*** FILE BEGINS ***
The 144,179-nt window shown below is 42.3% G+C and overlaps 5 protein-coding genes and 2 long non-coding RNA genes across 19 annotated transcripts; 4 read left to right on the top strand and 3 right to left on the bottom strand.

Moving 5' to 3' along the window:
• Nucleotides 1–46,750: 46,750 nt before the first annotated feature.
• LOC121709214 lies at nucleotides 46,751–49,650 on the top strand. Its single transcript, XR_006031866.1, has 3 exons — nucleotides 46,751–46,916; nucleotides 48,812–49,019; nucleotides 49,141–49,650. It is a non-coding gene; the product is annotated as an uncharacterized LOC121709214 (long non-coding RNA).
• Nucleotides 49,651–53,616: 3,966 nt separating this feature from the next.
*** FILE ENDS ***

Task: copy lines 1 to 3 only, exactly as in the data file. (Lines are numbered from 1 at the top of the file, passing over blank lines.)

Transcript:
The 144,179-nt window shown below is 42.3% G+C and overlaps 5 protein-coding genes and 2 long non-coding RNA genes across 19 annotated transcripts; 4 read left to right on the top strand and 3 right to left on the bottom strand.

Moving 5' to 3' along the window:
• Nucleotides 1–46,750: 46,750 nt before the first annotated feature.